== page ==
Sam considered for a few moments."I think maybe I can help you there, Al." Sam shifted position in the bed again, and once more showed discomfort on his face, but he dismissed it.
"I met a fascinating neurologist at a symposium once."
Al looked at his friend askance. He was used to Sam's genius brain leaping off at a tangent, but this seemed so unrelated to anything that had preceded it, Al wondered if the intense cold had damaged Sam's grey cells permanently.
"Bear with me Al. This guy – Clements - no Klawans that was it, he wrote lots of books about the workings of the brain and various neurological conditions, based largely on case histories in his files. Inspirational. Anyway, one story he told me was about a student of his. She had MS, but remarkably spent years in remission and had no really serious disability from it. He debated whether it could be put down at least in part to a gift a classmate took to her in the hospital after her first major attack."
Al's curiosity was piqued in spite himself.
"Okay, I'll take the bait. What was it?"
"Have you heard the Jewish folklore surrounding Rachel's tomb just outside Jerusalem?"
"No, but I'll bet Ruthie has."
"Exactly." Pronounced Sam. "Tradition has it that if a blue ribbon is wrapped around Rachel's tomb and a certain prayer is said, pieces of that ribbon will preserve the health of the owner."
"You don't believe in that, do ya Sam?" Al was usually the superstitious one; Sam the Scientist was more skeptical as a rule.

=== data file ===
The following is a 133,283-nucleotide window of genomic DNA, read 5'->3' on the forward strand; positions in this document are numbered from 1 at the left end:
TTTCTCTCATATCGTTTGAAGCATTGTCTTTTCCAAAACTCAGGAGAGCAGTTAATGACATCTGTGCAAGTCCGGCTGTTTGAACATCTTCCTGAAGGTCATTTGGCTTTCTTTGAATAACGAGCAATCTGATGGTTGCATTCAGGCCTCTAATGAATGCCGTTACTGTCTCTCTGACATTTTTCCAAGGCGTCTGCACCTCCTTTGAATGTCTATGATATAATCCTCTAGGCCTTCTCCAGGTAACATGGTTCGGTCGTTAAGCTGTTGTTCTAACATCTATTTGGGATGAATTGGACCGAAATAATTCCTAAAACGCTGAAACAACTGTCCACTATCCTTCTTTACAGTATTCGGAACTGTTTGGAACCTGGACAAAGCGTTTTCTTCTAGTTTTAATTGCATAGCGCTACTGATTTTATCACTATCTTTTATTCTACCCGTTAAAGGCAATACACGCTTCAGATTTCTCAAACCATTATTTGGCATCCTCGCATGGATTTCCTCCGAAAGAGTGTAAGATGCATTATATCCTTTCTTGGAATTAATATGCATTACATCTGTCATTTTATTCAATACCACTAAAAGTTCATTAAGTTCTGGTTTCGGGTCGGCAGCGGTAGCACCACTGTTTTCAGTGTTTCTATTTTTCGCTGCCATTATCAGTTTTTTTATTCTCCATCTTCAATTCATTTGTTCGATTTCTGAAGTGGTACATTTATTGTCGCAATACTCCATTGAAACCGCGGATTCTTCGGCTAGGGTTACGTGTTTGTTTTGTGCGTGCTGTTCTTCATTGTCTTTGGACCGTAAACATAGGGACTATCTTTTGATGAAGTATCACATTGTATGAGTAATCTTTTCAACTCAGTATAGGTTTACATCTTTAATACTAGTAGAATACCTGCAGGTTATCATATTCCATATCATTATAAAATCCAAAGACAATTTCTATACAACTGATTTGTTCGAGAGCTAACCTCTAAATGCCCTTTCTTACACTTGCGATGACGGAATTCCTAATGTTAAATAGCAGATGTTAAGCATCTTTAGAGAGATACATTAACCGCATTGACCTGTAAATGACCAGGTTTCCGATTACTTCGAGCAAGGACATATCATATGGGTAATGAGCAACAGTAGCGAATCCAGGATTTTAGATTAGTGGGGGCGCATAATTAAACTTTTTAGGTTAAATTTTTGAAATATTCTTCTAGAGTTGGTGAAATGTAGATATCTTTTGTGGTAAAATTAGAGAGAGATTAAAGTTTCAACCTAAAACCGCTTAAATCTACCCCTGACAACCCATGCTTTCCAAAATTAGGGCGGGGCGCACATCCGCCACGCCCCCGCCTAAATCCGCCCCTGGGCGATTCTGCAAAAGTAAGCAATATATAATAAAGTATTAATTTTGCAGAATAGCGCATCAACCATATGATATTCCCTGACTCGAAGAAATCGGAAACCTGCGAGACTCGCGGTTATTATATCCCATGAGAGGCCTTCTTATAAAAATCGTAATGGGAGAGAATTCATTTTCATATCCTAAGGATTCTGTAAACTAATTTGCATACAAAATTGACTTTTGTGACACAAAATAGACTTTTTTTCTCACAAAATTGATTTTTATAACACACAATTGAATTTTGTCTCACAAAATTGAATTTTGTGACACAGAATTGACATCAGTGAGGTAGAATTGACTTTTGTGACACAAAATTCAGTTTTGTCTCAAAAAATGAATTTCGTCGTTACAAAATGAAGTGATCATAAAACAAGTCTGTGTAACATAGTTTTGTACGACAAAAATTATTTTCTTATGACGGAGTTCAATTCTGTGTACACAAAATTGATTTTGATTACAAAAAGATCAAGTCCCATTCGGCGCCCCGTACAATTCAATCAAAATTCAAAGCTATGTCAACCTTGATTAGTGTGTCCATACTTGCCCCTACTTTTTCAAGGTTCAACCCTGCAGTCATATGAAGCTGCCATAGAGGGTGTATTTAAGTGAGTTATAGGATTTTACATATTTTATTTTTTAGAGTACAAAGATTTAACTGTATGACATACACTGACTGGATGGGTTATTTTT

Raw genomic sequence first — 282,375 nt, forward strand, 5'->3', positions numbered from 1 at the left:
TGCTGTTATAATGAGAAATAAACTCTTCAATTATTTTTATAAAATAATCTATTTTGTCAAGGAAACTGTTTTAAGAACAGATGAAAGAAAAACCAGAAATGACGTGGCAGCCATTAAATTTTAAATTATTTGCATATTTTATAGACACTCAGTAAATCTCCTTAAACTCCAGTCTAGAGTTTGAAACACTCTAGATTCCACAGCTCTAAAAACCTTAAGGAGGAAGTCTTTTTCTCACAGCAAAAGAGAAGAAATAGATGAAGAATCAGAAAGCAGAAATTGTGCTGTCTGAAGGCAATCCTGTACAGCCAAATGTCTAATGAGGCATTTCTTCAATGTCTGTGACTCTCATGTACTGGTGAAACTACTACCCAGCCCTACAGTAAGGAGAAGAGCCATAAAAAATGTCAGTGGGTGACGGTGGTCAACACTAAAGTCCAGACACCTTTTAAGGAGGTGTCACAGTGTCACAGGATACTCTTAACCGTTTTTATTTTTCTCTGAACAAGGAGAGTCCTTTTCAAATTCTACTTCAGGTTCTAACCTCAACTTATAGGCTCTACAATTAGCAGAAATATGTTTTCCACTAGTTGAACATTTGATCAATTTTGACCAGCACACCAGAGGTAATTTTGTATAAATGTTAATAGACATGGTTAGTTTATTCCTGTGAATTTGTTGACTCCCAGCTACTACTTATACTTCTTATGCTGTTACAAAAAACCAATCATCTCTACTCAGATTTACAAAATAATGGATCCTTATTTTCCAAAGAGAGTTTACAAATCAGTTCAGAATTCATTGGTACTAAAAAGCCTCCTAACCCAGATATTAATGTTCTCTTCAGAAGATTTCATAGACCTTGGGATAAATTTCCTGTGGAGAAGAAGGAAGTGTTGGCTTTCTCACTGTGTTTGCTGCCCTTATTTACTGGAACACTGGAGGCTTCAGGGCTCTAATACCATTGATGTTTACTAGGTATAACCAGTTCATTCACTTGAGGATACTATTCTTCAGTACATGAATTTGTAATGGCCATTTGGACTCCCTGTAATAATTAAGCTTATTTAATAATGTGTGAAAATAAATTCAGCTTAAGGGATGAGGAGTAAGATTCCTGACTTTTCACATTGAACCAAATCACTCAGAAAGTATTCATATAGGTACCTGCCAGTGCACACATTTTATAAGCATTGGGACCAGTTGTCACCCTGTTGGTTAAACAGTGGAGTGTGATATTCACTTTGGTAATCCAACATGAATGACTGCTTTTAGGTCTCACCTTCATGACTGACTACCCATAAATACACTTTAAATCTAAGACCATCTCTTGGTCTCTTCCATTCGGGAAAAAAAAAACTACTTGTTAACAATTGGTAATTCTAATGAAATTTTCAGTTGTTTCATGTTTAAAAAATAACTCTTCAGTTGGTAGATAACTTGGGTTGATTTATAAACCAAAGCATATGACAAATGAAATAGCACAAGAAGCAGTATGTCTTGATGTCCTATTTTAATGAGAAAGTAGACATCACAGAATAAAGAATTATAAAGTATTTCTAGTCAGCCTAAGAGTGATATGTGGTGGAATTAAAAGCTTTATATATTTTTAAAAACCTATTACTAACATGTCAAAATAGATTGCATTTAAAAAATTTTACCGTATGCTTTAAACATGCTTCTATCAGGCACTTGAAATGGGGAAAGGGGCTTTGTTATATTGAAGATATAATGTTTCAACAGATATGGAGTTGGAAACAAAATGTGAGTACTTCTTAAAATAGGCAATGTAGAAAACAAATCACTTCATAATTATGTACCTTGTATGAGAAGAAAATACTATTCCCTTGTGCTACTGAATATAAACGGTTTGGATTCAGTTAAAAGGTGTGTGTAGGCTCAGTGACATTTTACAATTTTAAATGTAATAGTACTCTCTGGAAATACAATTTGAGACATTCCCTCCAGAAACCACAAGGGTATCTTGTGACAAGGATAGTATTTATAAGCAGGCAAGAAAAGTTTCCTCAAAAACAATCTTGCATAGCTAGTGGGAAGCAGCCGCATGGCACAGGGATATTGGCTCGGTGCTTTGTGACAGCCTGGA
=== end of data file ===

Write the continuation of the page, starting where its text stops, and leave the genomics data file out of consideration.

"Doesn't matter what I think, Al. Ruthie might just believe it. That's what's important. Besides, as Harold countered when confronted with the same negativity – The atomic physicist Bohr was said to hang a horseshoe over his door, which earned him ridicule from his peers for his acceptance of superstition. Bohr replied that he'd been told they worked whether you believed in them or not!"
"I dunno, Sam, it's a bit uh hokey don't you think?"
"Well, put it this way," Sam persisted, "What harm could it do? And if it's a comfort to Ruthie, then it'll have done some good, won't it?"
"I suppose so." Al conceded. "But now you're not only proposing that I take more time out to go back to Texas, you're suggesting I detour via Israel!"
"If that's what it takes, Al."
"What if you leap quickly? You don't always spend days in limbo y'know."
"Stop making excuses, Al. You'll be back when I really need you, you always are. Just promise me you'll go back and see her again." Sam yawned again, though he tried to stifle it.
"If I agree, will you do like you're supposed to and get some sleep?"
"Yes, Poppa-bear. I'll be good." Sam gave him an endearing little boy look, "I promise, now how bout you?"
Al put his hands up in surrender. "You win, Sam. I promise. Now go to sleep, y'hear? Don't make me get Momma Parnell back in here, cos she'll like as not tan your hide for ya!"
Sam sniggered, and pretended to look scared, though he knew it was an idle threat. "No doubt!"
Then he hunkered down under the covers, and let out a few fake snores.
"I'm asleep, see?" he muttered. "Fast yawn asleep."
Before Al could contradict the statement, Sam had indeed begun to drift into that desirable state.